Untamed Heart came out in theaters in mid-February of 1993, so roughly six weeks before Marisa Tomei officially became an Oscar-winning actress. This was just another minor release hoping to scratch up a few more dollars as forced date movie in conjunction with a Hallmark holiday. Clearly I committed to the Valentine’s Day angle in writing this review, including an incredibly labored metaphor at the close.
The movie Untamed Heart seems perfectly suited for a release around Valentine’s Day. It stars two appealing, attractive young performers going through the rigors of romance in style designed to jerk tears. There’s a lovely woman who’s had to endure countless bad relationships and had difficulty following through on anything that might be beneficial to her. She falls for a handsome but woefully misunderstood coworker who is dealing with a serious illness. The movie is sweet, tender, and sad, but for much of the time it is also overly restrained and lifeless.
Marisa Tomei of My Cousin Vinny is the young woman still rebounding from her most recent crash on the dating scene, and Christian Slater is her tough, silent, and deeply thoughtful new love. She has known him for a long time, at the diner where they both work, but has never realized how deeply her cares for her.He even makes a point of following her when she walks home at night, staying far enough away to keep her from noticing, but close enough to help if trouble arises. After he steps in to end a rape attempt from a pair of cruel customers, Tomei begins to examine the layers of this sad, childlike man, quickly falling head over heels in love with him.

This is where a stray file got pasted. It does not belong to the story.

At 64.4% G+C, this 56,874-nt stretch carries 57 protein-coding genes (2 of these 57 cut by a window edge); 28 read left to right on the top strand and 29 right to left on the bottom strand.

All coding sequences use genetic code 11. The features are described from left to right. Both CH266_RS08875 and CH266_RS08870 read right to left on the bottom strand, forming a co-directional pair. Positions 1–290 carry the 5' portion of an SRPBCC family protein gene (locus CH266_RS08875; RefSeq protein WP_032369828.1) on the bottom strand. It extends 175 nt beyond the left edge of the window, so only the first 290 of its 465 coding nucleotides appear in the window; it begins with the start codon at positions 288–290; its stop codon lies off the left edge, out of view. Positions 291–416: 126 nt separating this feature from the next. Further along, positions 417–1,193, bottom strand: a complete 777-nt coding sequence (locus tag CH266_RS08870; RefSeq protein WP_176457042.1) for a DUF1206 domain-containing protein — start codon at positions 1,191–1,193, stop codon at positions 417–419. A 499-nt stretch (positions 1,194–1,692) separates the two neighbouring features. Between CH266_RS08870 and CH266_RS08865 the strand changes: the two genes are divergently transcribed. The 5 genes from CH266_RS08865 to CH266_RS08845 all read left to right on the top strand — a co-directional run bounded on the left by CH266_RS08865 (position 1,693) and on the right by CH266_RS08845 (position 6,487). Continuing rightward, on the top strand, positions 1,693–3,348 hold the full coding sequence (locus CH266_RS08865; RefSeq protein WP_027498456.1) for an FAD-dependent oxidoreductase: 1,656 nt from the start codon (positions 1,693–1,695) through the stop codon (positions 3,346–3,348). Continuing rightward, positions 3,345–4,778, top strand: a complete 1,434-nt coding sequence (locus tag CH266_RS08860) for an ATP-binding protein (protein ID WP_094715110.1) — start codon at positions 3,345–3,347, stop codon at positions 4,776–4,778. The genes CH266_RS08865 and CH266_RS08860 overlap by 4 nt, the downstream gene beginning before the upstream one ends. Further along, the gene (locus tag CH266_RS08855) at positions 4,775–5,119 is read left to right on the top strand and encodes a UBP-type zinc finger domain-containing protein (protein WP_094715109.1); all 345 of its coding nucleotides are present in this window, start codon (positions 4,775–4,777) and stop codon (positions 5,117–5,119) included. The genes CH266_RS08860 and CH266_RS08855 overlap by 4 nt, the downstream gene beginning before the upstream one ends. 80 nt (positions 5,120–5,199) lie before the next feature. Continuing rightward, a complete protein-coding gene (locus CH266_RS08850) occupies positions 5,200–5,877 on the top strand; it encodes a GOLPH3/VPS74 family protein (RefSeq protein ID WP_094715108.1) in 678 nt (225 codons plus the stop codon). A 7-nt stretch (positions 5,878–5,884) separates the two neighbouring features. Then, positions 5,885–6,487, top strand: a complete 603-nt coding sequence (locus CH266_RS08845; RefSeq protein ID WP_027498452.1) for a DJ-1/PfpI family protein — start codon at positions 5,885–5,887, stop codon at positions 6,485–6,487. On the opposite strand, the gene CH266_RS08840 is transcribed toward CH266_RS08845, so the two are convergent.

She finds a certain magic in Slater; the way he listens to old, battered records to end rainstorms, and the fable-like tale of how his ailing ticker was replaced with the heart of a baboon king as a child. Despite some overly simplistic elements, the film romance is usually believable and compassionate, helped greatly by fine performances by the two principals.
The problem is that it’s not particularly compelling. It’s nice to see Tomei’s character wind up with someone who cares so deeply for her that she’s constantly in his thoughts, viewing his own birthday as the chance to give her a loving gift. Yet the movie never really draws the viewer in or makes the relationship seems vital. This new romance is supposedly deeply important to both characters, but the audience is never let in on the true depth of the affection. Their gradual discovery of one another is nicely portrayed by director Tony Bill, but much of the time spent together as lovers is strangely absent. Their life together is largely compressed to a quick montage that seems more like a stroll past a greeting card aisle than an intimate glance into a caring partnership.
The film moves along with methodical determination, fulfilling all of the expectations of the mind, but forgoing any connection to the heart. As a Valentine’s Day gift, Untamed Heart is a beautiful, lush, red, heart-shaped box that seems wonderful at first glance, but is terribly skimpy with the most satisfying treats when you open it up and look closer.
2 stars, out of 4.